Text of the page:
The Lost are Found

Sermon for the Seventeenth Sunday after Pentecost based on Luke 15:1-10

Dear sheep in Jesus’ fold: Grace, mercy, and peace to you from God the Father and our Lord and Saviour Jesus Christ. Amen.

The scribes and Pharisees had a problem with Jesus. They complained that Jesus received sinners and ate with them. Jesus hung out with sinners whose sin was known by everyone: tax collectors who everyone knew were thieves, prostitutes who made their livelihood through fornication, drunks who spent all their families’ resources on booze, scam artists who conned widows, and other lowlife liars, thugs, and troublemakers. If you’re known by the company that you keep, what does this say about Jesus?

Such sinners destroy the fabric of society with their indecency, immodesty, and immorality. Their peddling of vice spreads and influences the entire community. The scribes and Pharisees thought that certainly such sinners did not deserve to have their sins forgiven.

Here, at least, they were right. Such sinners do not deserve to have their sins forgiven. No sinner deserves to have his sins forgiven. We have no merit or worthiness in us that we should receive anything from God, least of all His forgiveness.

Misunderstanding this is why we sometimes have difficulty in forgiving others. We have a hard time forgiving because we think that whoever has hurt us does not deserve forgiveness, and until they do, we will not forgive. But no sinner deserves forgiveness – our forgiveness or God’s forgiveness. Forgiveness can never be deserved.

Jesus told parables in answer to the grumbling of the scribes and Pharisees – the parable of the shepherd who seeks the lost sheep and the parable of the woman who seeks the lost coin.

A lost sheep is helpless against predators and is unable to find its way back to the fold. The lost sheep may not even realize that it is lost. Thus the shepherd goes to find the lost sheep. The lost sheep cannot find the shepherd.

The lost sheep does not deserve to be found, having again wandered from the shepherd and the rest of the fold. However, the shepherd values the sheep, so he goes in search of the lost sheep. Likewise Jesus values sinners and seeks them so that they might be brought into His fold.

A lost coin also cannot find its way back to its owner. Jesus uses an inanimate object here to show just how helpless a lost sinner is to go to Jesus. A sinner cannot turn himself away from his sins and go to Jesus any more than a coin can find and go to its owner. The coin has value to the owner, so the owner diligently searches until the coin is found.

As the shepherd has joy over finding his lost sheep and as the woman has joy over finding her lost coin, so there is joy in heaven over a lost sinner who is found. Or, in Jesus’ words, “There is joy before the angels of God over one sinner who repents.”

This is where Jesus makes it clear that His association with sinners is not simply to turn a blind eye to their sin. Jesus didn’t sit around with sinners because He was fine with their sins. Jesus doesn’t tell sinners to remain in their sin, rather He says, “Repent!”

Repentance, however, doesn’t come about because a sinner decides that he’s going to be better. Remember, sinners are the lost sheep and the lost coin that cannot find their way back to the shepherd and the owner. The shepherd needs to go find the lost sheep, bind up its injuries, lay it on his shoulders, and carry it back to the fold. The owner of the coin needs to go find the lost coin, shining a light and sweeping the floor until the coin is found and washed. Likewise, repentance is not our work. Repentance is the work of God in our hearts.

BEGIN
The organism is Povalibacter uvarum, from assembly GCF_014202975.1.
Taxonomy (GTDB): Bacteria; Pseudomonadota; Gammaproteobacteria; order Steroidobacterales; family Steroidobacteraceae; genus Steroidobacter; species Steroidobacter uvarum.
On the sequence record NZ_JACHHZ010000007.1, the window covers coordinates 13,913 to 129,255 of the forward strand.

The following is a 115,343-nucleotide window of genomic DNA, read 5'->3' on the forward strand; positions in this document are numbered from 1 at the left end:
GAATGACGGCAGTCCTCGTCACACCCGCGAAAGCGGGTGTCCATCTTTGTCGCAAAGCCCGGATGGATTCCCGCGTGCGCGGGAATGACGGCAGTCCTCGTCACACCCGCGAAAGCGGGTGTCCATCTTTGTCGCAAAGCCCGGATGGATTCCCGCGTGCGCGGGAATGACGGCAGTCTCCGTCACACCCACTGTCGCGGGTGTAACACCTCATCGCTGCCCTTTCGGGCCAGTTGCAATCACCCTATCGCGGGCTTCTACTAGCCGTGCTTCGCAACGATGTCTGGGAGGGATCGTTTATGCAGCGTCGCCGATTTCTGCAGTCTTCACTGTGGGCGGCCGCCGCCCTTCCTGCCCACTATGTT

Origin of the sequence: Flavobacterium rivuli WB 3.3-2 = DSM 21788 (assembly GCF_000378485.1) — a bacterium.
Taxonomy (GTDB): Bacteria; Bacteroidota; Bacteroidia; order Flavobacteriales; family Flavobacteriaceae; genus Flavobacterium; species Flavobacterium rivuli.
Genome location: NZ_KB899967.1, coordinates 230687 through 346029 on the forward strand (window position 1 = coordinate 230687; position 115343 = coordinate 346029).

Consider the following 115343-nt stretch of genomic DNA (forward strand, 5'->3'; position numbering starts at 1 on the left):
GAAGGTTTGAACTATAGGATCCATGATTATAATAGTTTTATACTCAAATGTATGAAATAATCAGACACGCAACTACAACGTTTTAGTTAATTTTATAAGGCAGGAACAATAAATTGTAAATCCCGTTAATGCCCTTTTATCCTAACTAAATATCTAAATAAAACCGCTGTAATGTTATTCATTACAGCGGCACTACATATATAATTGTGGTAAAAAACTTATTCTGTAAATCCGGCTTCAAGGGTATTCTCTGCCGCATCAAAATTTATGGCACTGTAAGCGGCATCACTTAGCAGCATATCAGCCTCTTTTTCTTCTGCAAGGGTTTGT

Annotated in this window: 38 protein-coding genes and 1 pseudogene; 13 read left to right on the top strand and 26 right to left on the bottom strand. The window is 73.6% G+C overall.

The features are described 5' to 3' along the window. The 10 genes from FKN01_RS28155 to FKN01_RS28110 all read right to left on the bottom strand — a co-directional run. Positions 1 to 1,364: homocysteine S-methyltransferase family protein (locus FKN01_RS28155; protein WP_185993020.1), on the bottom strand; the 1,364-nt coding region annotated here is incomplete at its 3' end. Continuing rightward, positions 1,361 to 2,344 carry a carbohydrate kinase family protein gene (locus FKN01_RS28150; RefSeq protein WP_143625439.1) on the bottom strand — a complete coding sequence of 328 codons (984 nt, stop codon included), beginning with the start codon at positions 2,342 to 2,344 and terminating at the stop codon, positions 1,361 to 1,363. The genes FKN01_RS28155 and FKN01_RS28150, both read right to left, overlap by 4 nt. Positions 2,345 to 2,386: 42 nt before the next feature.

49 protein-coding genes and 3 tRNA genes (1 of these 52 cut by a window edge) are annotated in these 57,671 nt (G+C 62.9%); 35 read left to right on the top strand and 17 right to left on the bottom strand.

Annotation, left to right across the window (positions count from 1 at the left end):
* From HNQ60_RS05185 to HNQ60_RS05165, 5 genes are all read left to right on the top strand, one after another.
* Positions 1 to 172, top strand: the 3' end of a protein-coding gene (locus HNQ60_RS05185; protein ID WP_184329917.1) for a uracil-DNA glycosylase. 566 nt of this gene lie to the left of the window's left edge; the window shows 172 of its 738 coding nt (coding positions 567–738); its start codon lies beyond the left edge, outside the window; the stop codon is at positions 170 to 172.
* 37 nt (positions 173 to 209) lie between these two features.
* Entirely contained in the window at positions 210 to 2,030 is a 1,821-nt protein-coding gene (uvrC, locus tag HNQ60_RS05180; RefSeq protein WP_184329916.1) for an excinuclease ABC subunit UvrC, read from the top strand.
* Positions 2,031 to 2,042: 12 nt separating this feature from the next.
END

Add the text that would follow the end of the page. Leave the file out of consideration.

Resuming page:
Repentance comes about through the Word of God. First the Law reveals sin by saying: you shall not steal, you shall not commit adultery, you shall not murder. The Law reveals sin by saying, “Do not be deceived: neither the sexually immoral, nor idolaters, nor adulterers, nor men who practice homosexuality, nor thieves, nor the greedy, nor drunkards, nor revilers, nor swindlers will inherit the kingdom of God.” (I Cor. 6:9-10)

But the Law alone is not the answer. The Law only tells us what to do, but it does not give us the ability to carry it out. The Law shows us our sin but does not take our sins away.

The Gospel takes sin away. The Gospel forgives the sinner his sin that he does not deserve to have forgiven. The Gospel tells us that Jesus took what we deserve so that we get what He deserves. Yes, the Gospel tells the thief, the prostitute, the drunk, the scam artist, the liar, the thug, the troublemaker: your sins are forgiven, and all the company of heaven rejoices over the sinner who repents.

Sinners do not deserve forgiveness, but because of Jesus’ death for all sin, for all sinners, God forgives everyone who believes in Him. Jesus, the Good Shepherd, seeks out lost sheep in order to save them. Jesus does this because He is the Lamb of God who takes away the sin of the world. He took on our flesh so that He could die in our place. He was the sacrificial lamb led to slaughter without complaint. He is our Passover Lamb who was sacrificed so that we can eat His body and drink His blood and the Angel of Death passes over our door instead of coming in with judgment. Jesus is the Good Shepherd who seeks out lost sheep and rescues them from where they have wandered.

When we sinners fall into sin again because of our great weakness, will Jesus forsake us? Will Jesus stop forgiving His children because we have again fallen into sin? Jesus will not stop forgiving us. Jesus will not leave His sheep out to wander and remain lost. We have value to Jesus, so He will come and find us.

Jesus will continue to forgive us and turn our hearts away from sin. His forgiveness gives us the desire to do what is right so that we fight against sin. His forgiveness strengthens us so that with the help of the Holy Spirit we resist sinful temptations. His forgiveness keeps us in His flock and strengthens us not to wander away from Him.